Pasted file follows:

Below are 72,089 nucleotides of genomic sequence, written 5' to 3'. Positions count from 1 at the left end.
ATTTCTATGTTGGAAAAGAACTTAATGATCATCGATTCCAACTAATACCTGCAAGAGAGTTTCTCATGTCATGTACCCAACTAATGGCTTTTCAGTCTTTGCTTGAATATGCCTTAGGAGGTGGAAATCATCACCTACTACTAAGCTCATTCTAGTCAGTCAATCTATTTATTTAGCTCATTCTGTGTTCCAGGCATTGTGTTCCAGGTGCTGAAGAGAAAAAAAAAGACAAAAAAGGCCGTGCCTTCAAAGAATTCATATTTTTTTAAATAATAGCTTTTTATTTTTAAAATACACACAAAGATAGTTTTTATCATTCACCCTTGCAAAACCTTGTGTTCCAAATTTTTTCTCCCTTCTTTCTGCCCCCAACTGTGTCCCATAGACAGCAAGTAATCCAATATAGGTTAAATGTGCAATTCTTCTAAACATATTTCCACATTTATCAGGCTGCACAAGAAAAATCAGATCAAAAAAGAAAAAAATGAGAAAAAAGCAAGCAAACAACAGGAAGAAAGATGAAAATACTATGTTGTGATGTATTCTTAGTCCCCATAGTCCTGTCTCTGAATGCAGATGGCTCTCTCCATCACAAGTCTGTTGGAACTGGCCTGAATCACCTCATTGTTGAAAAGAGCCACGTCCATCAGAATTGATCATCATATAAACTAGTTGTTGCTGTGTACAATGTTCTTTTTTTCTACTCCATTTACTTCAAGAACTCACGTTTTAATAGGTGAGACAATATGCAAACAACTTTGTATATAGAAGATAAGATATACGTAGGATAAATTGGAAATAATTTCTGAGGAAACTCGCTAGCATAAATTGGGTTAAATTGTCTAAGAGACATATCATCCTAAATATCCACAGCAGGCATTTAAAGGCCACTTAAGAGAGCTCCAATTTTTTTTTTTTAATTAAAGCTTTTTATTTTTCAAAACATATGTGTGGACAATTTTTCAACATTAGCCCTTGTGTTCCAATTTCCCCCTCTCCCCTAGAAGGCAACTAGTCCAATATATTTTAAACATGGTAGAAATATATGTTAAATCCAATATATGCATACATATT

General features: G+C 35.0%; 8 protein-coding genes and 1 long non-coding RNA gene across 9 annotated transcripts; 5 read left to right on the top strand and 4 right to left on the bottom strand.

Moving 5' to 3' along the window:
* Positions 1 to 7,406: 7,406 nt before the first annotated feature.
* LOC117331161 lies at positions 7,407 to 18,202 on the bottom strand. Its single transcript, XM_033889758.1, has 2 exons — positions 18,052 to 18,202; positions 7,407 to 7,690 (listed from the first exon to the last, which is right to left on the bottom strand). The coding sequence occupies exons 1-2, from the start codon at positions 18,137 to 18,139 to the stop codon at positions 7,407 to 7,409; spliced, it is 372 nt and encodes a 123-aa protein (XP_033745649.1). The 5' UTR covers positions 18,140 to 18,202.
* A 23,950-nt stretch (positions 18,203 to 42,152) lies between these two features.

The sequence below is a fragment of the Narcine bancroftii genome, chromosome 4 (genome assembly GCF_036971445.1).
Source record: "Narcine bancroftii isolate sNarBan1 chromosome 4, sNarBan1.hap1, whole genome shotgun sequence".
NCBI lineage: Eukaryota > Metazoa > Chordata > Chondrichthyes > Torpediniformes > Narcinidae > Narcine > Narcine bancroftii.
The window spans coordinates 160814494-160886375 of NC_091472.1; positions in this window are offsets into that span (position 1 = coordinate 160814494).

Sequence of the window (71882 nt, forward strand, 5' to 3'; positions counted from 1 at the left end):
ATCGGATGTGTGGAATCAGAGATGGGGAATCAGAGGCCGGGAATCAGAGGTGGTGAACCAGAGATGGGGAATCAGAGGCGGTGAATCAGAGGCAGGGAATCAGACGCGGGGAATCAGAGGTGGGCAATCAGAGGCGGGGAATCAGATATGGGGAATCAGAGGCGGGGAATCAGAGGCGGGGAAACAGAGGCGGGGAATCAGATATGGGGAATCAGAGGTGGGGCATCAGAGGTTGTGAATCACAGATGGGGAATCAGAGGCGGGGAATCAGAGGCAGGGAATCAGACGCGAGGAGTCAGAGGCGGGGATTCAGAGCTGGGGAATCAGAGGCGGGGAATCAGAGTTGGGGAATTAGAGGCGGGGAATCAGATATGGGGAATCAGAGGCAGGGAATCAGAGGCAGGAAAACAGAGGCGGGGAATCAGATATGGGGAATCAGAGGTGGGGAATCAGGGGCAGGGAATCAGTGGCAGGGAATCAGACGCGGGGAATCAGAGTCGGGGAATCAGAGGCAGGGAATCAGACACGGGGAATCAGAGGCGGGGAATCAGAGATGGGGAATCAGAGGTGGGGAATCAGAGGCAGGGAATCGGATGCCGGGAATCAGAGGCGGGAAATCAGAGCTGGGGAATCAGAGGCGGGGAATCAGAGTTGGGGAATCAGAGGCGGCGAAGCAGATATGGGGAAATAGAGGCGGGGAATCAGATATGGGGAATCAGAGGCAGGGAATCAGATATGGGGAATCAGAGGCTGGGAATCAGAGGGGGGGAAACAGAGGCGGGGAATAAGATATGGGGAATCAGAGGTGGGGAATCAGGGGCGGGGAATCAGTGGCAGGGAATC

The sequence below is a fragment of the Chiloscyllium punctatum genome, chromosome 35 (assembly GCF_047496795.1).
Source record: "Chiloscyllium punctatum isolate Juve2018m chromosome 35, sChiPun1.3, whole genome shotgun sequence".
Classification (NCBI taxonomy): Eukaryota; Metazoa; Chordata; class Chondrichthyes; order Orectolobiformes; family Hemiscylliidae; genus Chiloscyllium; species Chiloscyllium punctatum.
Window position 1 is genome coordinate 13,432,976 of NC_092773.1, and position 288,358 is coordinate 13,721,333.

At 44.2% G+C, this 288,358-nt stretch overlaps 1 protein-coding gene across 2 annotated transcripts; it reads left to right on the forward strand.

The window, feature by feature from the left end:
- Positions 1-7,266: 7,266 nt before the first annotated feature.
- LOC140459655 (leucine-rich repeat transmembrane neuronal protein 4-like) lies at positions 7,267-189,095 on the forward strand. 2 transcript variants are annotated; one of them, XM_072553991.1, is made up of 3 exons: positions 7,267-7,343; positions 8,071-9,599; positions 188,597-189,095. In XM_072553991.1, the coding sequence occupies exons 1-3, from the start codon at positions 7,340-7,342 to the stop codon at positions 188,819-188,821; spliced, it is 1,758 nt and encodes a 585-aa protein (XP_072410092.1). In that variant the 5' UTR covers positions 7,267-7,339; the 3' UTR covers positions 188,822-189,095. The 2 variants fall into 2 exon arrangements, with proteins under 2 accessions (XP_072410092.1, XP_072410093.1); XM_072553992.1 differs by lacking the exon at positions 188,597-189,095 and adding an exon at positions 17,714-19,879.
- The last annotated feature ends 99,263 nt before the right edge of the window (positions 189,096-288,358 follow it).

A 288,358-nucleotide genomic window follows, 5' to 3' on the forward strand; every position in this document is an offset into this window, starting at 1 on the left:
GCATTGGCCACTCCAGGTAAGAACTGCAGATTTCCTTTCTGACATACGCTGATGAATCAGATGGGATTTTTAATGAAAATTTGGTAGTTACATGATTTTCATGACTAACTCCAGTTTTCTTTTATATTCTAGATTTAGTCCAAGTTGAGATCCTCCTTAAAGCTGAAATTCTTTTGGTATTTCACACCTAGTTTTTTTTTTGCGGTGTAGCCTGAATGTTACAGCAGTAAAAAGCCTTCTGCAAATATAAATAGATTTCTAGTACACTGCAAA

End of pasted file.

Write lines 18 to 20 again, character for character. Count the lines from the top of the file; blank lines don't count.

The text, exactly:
At 44.2% G+C, this 288,358-nt stretch overlaps 1 protein-coding gene across 2 annotated transcripts; it reads left to right on the forward strand.

The window, feature by feature from the left end:
- Positions 1-7,266: 7,266 nt before the first annotated feature.